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Fashion Design

July 24, 1997
A fashion show displaying the latest creations off the runways of Paris and Haifa, right here in Orange County? Sure. But with an educational twist. Students from fashion vocational schools and programs in France and Israel shipped off their hottest designs to star in a recent show for members of the Dana Niguel Chapter of the Women's American Organization for Rehabilitation through Training. The group is a voluntary network of vocational education and technological training.
September 7, 2012 | By Susan Denley
The meat dress Lady Gaga wore to the MTV Video Music Awards in 2010  has been dried, preserved and painted to look like it's original raw hue (kind of sounds like jerky), and now it's part of a traveling exhibition of artifacts on display as part of the Cleveland Rock and Roll Hall of Fame's "Women Who Rock: Vision, Passion, Power" tour. Items representing 70 rock divas are included. The exhibit is to be on view in Washington through Jan. 6, and then will move on to Omaha, Seattle and Phoenix.
July 18, 1990 | GAILE ROBINSON
THE MOVIE: "Betsy's Wedding." THE SCENE: Molly Ringwald (Betsy) plays a betrothed fashion design student. Her father (Alan Alda), mother (Madeline Kahn), sister (Ally Sheedy) and fiance (Dylan Walsh) are stultifying characters who distract from the two best parts of the film--the sartorially splendid, cartoon-gangster Tony Dee, played by Anthony La Paglia and Betsy's wardrobe.
Now that she's 40, Barbie has learned a thing or two about marketing. Mattel Inc.'s Barbie has teamed up with eyeglass designer Alain Miki to create sunglasses for adults. The glasses include all the must-have Barbie trademarks--pink frames or lenses and side arms shaped like a shapely Barbie leg or a functional hair comb (works great as a hair-holding headband). The collection of 18 Barbie styles sells for about $165 a pair at stores such as Saks Fifth Avenue and Barneys New York.
September 24, 2011 | By David Hay, Special to the Los Angeles Times
"California Design, 1930-1965: Living in a Modern Way," which opens Oct. 1 at the Los Angeles County Museum of Art, aims to dispel the myth that significant contributions by Californians during this period came mainly in art, architecture and high-design ceramics. Wendy Kaplan, head of the decorative arts and design department at the museum, calls them "the usual suspects. " By extending the scope of her new exhibition to furniture, graphic design, fashion, surfboards, even the Studebaker Avanti designed by Raymond Loewy, Kaplan is arguing that what flourished in the state, particularly after World War II, was in fact a much broader movement, one whose influence extended far beyond California's borders.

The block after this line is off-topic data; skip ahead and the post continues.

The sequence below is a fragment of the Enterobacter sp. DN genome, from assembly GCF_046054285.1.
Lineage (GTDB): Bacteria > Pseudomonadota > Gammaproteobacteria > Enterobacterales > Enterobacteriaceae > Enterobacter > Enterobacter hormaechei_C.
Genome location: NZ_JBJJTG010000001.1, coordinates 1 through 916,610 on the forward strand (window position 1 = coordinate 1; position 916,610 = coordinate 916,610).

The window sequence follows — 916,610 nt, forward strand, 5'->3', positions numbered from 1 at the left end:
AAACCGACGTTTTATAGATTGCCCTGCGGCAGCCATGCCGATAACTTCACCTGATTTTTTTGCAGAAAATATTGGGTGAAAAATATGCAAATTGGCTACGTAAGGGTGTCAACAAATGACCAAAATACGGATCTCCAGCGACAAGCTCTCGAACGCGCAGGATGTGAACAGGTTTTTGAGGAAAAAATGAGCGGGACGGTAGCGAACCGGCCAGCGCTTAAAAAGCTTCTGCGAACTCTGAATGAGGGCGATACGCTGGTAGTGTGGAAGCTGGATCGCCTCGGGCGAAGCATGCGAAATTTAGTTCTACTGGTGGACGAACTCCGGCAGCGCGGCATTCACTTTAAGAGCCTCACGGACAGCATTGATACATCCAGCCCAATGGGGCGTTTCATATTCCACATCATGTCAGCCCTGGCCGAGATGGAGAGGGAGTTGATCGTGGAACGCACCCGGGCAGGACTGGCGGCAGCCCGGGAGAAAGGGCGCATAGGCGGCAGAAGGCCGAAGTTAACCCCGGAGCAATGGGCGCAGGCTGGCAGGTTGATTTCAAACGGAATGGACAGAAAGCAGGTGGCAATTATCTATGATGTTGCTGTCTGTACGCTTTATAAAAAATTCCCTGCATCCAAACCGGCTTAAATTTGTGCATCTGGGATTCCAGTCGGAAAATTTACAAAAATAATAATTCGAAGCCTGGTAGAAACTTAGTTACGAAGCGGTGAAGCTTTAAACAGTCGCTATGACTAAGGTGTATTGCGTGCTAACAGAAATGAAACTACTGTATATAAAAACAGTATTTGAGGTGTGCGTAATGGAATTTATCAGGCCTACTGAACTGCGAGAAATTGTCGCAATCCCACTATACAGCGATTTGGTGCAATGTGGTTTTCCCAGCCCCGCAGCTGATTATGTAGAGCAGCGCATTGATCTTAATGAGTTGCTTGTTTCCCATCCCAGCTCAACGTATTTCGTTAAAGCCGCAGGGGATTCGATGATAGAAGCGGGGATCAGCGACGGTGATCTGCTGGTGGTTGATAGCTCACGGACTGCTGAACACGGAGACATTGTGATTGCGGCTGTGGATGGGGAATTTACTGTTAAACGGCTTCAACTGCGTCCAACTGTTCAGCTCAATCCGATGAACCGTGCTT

January 17, 2010 | By Vincent Boucher
Right about now, in January, as the holiday glow fades and winter boredom sets in, die-hard fans of ballroom, hip-hop, tango and salsa may have a dawning realization: "So You Think You Can Dance" had its season finale the week before Christmas. And "Dancing With the Stars" won't be back till March. We'll miss the shows too -- as much for the highly inventive, undeniably glamorous costumes as for the riveting quick steps and rumbas. The January lull gives us time to ponder and appreciate the work of designers who build the "looks" for both shows from the ground up, in the scant few days between one week's result show and the next week's competition -- with little to go on but a piece of music, a hunch and a ton of Swarovski crystals.
June 24, 2012 | BOOTH MOORE
When a perfect 10 isn't enough, there's EleVen. That's the name of tennis pro and sports style icon Venus Williams' new "tennis lifestyle brand," with its dresses, tops and bottoms designed to be worn on and off the court. Williams, 32, is the winner of 21 Grand Slam titles and three Olympic gold medals and has been ranked No 1 in the world several times since she entered pro tennis in 1994 at age 14. This summer, she's headed back to the Olympics in London, where no doubt her outfits, as well as her game, will make headlines.
Los Angeles, the cultural melting pot, is a steady source of fresh fashion talent from around the world. Recently, four young designers have captured attention. Best known is Kim Dam, 35, who was born in Vietnam. She believes that life there in the war-torn '70s taught her how to surmount chaos and career obstacles. She and her family escaped as boat people and arrived in Los Angeles in 1975.
Signs you've hit the big time at warp speed: Debut in a blockbuster. Have your first short story printed in the New Yorker. Sign a record deal after having only sung in the shower. Or--as several young designers did this week--launch your first line at Neiman Marcus and Saks Fifth Avenue. For the past six seasons, a select group of students from Otis College of Art and Design's School of Fashion Design have been featured for two weeks of fame in two of the toniest windows in town.
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